UK politicians find fault with Twitch for streamers’ poor mental health

While streaming above Twitch Already a dream job for many content creators, this career has often paid a significant price so far as their mental health is concerned. Long periods of time with very little support have left dozens of them completely exhausted over the past few years. The platform is currently being criticized by politicians in the UK for encouraging content creators to spend insignificant amounts of time online.

Labor Member of Parliament Alexander Sobel has called on Twitch to change its ways. “The platform really needs to think about its mechanics and change the financial model to protect the health of the streamers,” he told BBC. “They’re set up to encourage people to stay there for as long as possible to retain viewers.” The politician said that this remake “could create a push to change the way streamers work to protect their health.”

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Twitch currently allows content creators to stay online for up to 48 hours in a single session. Sobel thinks the platform “needs to consider that” to “better protect the health of streamers”. Twitch claims to be “developing a program targeted to assist Twitch streamers with challenges like burnout, boundary-setting, and other pressures that come with a career in online content creation.” .” The site also provides links to mental health resources.

Live streamer SVB pointed out that “it’s about being online for as long and as often as possible so that the maximum number of people can watch.” He went on to criticize the way Twitch works. “The longer you’re online, the higher your viewership can grow, which makes you more likely to be seen in the browser due to the way the site works.”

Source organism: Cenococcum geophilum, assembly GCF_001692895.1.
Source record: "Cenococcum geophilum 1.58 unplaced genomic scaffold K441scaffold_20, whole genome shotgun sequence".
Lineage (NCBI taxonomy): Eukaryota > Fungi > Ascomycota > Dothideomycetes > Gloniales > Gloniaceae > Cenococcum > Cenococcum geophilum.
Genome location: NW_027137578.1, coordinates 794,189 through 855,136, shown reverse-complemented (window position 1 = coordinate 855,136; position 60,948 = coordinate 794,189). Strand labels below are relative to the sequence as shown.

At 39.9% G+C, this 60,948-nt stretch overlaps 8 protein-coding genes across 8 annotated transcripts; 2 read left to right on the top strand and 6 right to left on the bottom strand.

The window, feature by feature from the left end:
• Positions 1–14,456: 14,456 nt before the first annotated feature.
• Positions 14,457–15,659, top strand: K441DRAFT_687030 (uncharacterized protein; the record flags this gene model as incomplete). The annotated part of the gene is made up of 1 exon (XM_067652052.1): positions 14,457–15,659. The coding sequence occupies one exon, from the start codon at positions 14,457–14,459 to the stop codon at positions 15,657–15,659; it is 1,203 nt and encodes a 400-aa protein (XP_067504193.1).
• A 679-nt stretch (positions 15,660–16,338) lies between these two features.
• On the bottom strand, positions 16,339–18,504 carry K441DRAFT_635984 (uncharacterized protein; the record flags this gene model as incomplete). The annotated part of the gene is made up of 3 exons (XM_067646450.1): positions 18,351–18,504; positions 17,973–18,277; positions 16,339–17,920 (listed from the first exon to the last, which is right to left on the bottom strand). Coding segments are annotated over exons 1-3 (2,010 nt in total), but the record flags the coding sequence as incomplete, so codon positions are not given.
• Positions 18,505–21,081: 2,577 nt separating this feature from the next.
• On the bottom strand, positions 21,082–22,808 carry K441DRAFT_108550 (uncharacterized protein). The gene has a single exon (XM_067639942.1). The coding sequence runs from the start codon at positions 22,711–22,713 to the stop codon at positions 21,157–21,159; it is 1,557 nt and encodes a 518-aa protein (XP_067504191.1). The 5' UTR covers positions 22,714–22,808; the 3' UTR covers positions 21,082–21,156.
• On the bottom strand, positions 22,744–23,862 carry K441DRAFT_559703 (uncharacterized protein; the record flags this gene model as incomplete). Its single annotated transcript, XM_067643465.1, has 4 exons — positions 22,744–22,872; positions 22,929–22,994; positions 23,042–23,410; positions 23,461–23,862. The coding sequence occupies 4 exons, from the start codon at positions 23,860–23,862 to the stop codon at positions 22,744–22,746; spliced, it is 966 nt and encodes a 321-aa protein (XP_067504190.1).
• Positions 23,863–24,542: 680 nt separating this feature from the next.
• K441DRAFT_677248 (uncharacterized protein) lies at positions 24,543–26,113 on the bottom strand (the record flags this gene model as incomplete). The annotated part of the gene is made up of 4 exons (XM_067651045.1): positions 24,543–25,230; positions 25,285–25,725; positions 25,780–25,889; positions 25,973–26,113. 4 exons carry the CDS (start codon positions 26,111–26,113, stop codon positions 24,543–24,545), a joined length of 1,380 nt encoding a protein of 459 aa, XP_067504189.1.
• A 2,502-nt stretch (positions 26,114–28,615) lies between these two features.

Subathons have made the problem of the long run particularly serious. Content creators have worked for days, weeks, or even months by stopping their streams for a few seconds every 48 hours. SVB says that streamers are “afraid to criticize subathons because of how successful they are and how much they can contribute.” He notes that “deep down, we all probably wish we didn’t have to do them.”


Streamer Sooshi suggested that Twitch needs to “contact streamers to check on them.” “There should be warnings or procedures in place to prevent you from streaming 60 hours in a week,” she argues. Twitch points out that “our creators are at the core of everything we do at Twitch, and their safety is our top priority.” The platform claims to be “working hard to make Twitch the best place to be a streamer, and building a supportive, engaged community that supports mental health is key.” for that.”

Celebrities like Sooshi have been left with a regularly punishing work schedule in the meantime. “I don’t like opening the door to anyone anymore, I don’t go out, I don’t talk to anyone,” she noted. “Ten hours a day is a lot. You think you’ll spend the rest of the time away from your computer and really productive and energized, but honestly that’s not the case.” Sooshi went on to say that streaming has increased stress and anxiety. “Very soon after going to full work, I noticed it had an effect on me,” she points out. “I really don’t go out anymore. I don’t think I went out that first year.”

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